More face time, less typing: How technology can foster more meaningful patient interactions

For many, the ideal healthcare experience involves face-to-face interactions with physicians who listen intently. With the advent of the EHR, however, many clinicians find themselves focusing on their laptops, barely making eye contact with patients as they struggle to document everything that is said.

During a February roundtable hosted by Becker's Hospital Review and sponsored by Nuance, a panel of healthcare executives discussed the current state of patient-provider interactions and explored how technology can foster more personalized care. 

Five takeaways: 

  1. Patients are frustrated with the fragmentation and lack of transparency in healthcare. Even in health systems that offer a patient-centered medical home, a significant amount of fragmentation exists between different services. If test results are delayed, there's no feedback loop for the patient. In addition, there's no price transparency.

    As the CMO of an independent, acute care community hospital in the mid-Atlantic region noted, "Patients come out from an appointment or a hospital stay and sometimes they understand what happened, but most times they don't. That creates an environment where patients aren't engaged. Even if they want to be, the system makes it too complex."

  2. Documentation requirements undermine meaningful experiences between patients and clinicians. During office visits, most physicians are busy entering data into EHR systems and submitting information to insurance companies for approval. "One of the top complaints in healthcare is that the burden of documentation has taken us away from face-to-face interactions," said the CMO of a behavioral hospital in the Midwest. "If the first interaction with a patient is meaningful, that builds the therapeutic bond. The clinician also trusts that the patient will participate in their care model. If you don't have that buy-in from the get-go, everything else is off."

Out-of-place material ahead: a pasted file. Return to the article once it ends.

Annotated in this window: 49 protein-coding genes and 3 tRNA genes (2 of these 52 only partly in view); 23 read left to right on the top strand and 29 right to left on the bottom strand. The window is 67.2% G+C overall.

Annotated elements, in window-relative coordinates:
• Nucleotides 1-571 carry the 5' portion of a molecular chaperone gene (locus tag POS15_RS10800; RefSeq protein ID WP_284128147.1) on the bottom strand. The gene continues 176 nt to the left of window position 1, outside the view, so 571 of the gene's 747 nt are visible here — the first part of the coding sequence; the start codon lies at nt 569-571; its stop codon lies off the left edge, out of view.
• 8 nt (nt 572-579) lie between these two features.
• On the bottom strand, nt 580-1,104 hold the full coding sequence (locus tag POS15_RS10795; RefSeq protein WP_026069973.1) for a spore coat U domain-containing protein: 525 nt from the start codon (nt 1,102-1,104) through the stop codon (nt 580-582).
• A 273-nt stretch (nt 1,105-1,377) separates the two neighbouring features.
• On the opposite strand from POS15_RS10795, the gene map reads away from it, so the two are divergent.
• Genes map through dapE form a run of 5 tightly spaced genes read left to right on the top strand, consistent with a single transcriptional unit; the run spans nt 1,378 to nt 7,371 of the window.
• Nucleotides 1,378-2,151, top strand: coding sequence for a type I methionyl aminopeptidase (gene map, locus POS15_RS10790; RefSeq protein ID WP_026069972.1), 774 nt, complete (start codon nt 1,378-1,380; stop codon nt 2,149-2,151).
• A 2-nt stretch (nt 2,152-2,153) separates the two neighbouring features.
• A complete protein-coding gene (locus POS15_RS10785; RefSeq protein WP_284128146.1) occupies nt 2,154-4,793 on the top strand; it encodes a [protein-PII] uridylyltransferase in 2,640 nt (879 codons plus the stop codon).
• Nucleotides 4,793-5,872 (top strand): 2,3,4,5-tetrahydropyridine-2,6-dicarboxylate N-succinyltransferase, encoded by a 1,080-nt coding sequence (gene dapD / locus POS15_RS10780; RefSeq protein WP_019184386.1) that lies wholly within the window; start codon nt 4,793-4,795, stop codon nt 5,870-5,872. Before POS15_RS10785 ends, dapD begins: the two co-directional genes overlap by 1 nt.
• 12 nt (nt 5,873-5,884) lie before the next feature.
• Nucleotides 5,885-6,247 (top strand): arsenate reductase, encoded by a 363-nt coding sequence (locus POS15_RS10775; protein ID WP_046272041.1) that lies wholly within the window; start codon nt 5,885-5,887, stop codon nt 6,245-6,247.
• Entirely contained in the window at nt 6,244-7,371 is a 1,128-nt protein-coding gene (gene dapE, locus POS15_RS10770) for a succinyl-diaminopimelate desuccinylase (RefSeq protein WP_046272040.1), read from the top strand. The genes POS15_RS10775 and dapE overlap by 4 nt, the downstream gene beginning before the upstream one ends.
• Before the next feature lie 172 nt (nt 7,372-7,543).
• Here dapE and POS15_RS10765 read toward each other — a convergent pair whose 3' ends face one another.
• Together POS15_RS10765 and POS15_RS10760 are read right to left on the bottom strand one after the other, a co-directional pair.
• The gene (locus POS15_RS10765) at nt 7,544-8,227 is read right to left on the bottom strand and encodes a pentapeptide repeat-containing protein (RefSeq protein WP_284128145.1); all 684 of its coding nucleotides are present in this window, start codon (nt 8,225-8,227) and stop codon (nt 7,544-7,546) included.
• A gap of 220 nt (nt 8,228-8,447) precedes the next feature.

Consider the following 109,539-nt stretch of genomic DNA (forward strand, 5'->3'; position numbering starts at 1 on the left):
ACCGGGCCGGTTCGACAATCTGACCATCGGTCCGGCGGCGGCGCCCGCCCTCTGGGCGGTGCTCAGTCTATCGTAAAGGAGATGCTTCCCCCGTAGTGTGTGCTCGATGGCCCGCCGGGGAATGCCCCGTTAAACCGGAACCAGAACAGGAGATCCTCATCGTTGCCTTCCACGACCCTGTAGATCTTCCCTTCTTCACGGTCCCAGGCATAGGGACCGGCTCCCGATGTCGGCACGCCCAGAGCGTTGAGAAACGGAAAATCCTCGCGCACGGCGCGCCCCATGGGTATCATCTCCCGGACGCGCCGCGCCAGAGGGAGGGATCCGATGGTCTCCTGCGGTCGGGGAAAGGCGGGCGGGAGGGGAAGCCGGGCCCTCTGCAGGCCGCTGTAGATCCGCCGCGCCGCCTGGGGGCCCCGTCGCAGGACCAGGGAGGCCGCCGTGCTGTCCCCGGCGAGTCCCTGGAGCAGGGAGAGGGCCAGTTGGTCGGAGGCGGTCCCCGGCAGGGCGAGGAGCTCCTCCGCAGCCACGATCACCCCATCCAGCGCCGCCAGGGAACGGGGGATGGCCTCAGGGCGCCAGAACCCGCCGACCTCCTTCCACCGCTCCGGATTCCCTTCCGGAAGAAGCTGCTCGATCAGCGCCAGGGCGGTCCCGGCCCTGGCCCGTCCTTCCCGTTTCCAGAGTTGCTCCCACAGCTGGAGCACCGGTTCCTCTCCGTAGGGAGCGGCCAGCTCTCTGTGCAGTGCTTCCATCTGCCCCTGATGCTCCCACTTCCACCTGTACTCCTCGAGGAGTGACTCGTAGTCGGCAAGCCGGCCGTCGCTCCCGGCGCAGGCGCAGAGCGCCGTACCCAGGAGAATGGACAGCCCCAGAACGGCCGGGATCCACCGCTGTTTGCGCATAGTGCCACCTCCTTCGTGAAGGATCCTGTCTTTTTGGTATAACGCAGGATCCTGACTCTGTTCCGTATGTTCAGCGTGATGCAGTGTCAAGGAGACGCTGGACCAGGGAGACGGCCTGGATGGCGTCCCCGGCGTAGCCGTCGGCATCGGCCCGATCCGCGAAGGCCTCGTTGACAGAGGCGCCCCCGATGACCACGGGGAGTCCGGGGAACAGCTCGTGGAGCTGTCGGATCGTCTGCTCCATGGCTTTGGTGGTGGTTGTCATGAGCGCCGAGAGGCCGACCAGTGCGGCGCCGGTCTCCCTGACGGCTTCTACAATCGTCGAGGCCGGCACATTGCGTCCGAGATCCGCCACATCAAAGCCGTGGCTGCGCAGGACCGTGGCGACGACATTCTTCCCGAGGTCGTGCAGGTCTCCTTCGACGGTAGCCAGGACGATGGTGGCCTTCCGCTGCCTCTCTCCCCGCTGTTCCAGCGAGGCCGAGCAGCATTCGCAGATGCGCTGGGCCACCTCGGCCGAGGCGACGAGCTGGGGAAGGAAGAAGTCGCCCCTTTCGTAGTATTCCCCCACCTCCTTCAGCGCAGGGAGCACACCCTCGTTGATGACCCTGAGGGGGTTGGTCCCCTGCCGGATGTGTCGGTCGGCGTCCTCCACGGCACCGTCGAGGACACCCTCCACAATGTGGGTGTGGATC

3. Ambient clinical intelligence has the potential to personalize care. The goal of ambient clinical intelligence technology is to document everything, so clinicians can focus on patients and observe cues as patients talk. According to Jared Pelo, MD, chief clinical product officer at Nuance, "In the first two years after the release of our Dragon Ambient eXperience solution, 80 percent of patients said their physicians were more focused on them and more conversational. They spent less time on their computers, which is the outcome we're trying to achieve."

    The roundtable participants were hopeful about technology's potential to improve the patient and clinician experience. "Maybe AI can help us get a grip on what our patients need," said the vice president and CMO at a mid-Atlantic hospital serving patients with medically complex developmental disabilities. "Technology should be leading us to more face time with patients, rather than typing."

  4. Health systems are exploring other forms of technology to support providers and improve patient satisfaction. During the pandemic, an academic medical center on the East Coast used tablets to connect hospitalized COVID-19 patients with their families. Nurses also communicated with COVID-19 patients using the tablets. This enabled the hospital to conserve personal protective equipment, since staff could identify what patients needed before entering the room.

    To transform care delivery, healthcare organizations are considering other innovations as well. "We are looking into a pilot that would integrate dietary department menus into a voice-activated device," the CMO at a Midwest hospital said. "Medication information at the time of discharge is also a major issue, so we are implementing multilingual informational videos so patients can learn about their medications at any time by scanning a QR code."

  5. Technology education is essential to address clinician concerns and skepticism. Some healthcare providers fear change and the unknown. Proactive education about technologies like artificial intelligence can improve clinician engagement when clinicians are provided with new tools and technologies. "We offer a monthly artificial intelligence orientation course," the chief intelligence and innovation officer at a West Coast children's hospital said. "The goal is to educate with the clinician in mind. The American Board of AI Medicine also offers a monthly Intro to AI course which attracts about 50 people each month." 

When discussing the future of healthcare, the roundtable participants were optimistic about AI and other technologies. "We're at the beginning of the AI journey. There are some really useful functions today, but it's a strong rising tide," Dr. Pelo said. "Five years from now, I think all of us will rely on these tools to make our lives and the lives of our patients better." 

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